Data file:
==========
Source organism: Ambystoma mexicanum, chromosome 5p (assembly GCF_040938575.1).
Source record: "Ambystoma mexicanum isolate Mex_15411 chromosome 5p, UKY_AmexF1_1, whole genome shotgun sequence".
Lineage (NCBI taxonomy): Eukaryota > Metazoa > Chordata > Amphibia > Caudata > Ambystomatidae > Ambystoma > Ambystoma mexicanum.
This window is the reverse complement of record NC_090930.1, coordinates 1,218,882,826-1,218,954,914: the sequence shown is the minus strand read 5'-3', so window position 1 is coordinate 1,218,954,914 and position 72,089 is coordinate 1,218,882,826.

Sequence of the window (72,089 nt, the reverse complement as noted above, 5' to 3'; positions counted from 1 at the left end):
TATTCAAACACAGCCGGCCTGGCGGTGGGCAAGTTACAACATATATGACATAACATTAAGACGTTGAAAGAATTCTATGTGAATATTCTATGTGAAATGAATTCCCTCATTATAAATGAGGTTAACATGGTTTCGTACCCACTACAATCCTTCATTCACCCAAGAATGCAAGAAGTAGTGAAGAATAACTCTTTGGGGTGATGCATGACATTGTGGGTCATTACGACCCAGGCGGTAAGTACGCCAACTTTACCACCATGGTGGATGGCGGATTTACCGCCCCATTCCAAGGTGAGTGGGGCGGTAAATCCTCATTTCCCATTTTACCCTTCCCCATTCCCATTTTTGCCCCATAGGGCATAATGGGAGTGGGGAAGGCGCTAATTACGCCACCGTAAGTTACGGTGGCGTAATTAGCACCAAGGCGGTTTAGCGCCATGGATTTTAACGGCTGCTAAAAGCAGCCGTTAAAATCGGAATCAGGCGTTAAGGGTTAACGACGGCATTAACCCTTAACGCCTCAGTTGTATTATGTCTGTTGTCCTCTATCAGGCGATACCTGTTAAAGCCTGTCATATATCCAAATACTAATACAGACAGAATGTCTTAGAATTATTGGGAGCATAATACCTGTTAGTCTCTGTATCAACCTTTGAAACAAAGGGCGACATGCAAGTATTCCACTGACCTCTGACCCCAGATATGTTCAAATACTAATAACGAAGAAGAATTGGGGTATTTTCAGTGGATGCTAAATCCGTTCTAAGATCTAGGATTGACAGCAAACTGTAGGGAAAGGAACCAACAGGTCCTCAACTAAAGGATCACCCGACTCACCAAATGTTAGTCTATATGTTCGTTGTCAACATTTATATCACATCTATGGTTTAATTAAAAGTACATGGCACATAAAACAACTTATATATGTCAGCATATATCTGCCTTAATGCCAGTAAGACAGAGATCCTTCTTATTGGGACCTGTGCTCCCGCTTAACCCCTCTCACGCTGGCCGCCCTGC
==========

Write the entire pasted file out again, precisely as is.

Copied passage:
Source organism: Ambystoma mexicanum, chromosome 5p (assembly GCF_040938575.1).
Source record: "Ambystoma mexicanum isolate Mex_15411 chromosome 5p, UKY_AmexF1_1, whole genome shotgun sequence".
Lineage (NCBI taxonomy): Eukaryota > Metazoa > Chordata > Amphibia > Caudata > Ambystomatidae > Ambystoma > Ambystoma mexicanum.
This window is the reverse complement of record NC_090930.1, coordinates 1,218,882,826-1,218,954,914: the sequence shown is the minus strand read 5'-3', so window position 1 is coordinate 1,218,954,914 and position 72,089 is coordinate 1,218,882,826.

Sequence of the window (72,089 nt, the reverse complement as noted above, 5' to 3'; positions counted from 1 at the left end):
TATTCAAACACAGCCGGCCTGGCGGTGGGCAAGTTACAACATATATGACATAACATTAAGACGTTGAAAGAATTCTATGTGAATATTCTATGTGAAATGAATTCCCTCATTATAAATGAGGTTAACATGGTTTCGTACCCACTACAATCCTTCATTCACCCAAGAATGCAAGAAGTAGTGAAGAATAACTCTTTGGGGTGATGCATGACATTGTGGGTCATTACGACCCAGGCGGTAAGTACGCCAACTTTACCACCATGGTGGATGGCGGATTTACCGCCCCATTCCAAGGTGAGTGGGGCGGTAAATCCTCATTTCCCATTTTACCCTTCCCCATTCCCATTTTTGCCCCATAGGGCATAATGGGAGTGGGGAAGGCGCTAATTACGCCACCGTAAGTTACGGTGGCGTAATTAGCACCAAGGCGGTTTAGCGCCATGGATTTTAACGGCTGCTAAAAGCAGCCGTTAAAATCGGAATCAGGCGTTAAGGGTTAACGACGGCATTAACCCTTAACGCCTCAGTTGTATTATGTCTGTTGTCCTCTATCAGGCGATACCTGTTAAAGCCTGTCATATATCCAAATACTAATACAGACAGAATGTCTTAGAATTATTGGGAGCATAATACCTGTTAGTCTCTGTATCAACCTTTGAAACAAAGGGCGACATGCAAGTATTCCACTGACCTCTGACCCCAGATATGTTCAAATACTAATAACGAAGAAGAATTGGGGTATTTTCAGTGGATGCTAAATCCGTTCTAAGATCTAGGATTGACAGCAAACTGTAGGGAAAGGAACCAACAGGTCCTCAACTAAAGGATCACCCGACTCACCAAATGTTAGTCTATATGTTCGTTGTCAACATTTATATCACATCTATGGTTTAATTAAAAGTACATGGCACATAAAACAACTTATATATGTCAGCATATATCTGCCTTAATGCCAGTAAGACAGAGATCCTTCTTATTGGGACCTGTGCTCCCGCTTAACCCCTCTCACGCTGGCCGCCCTGC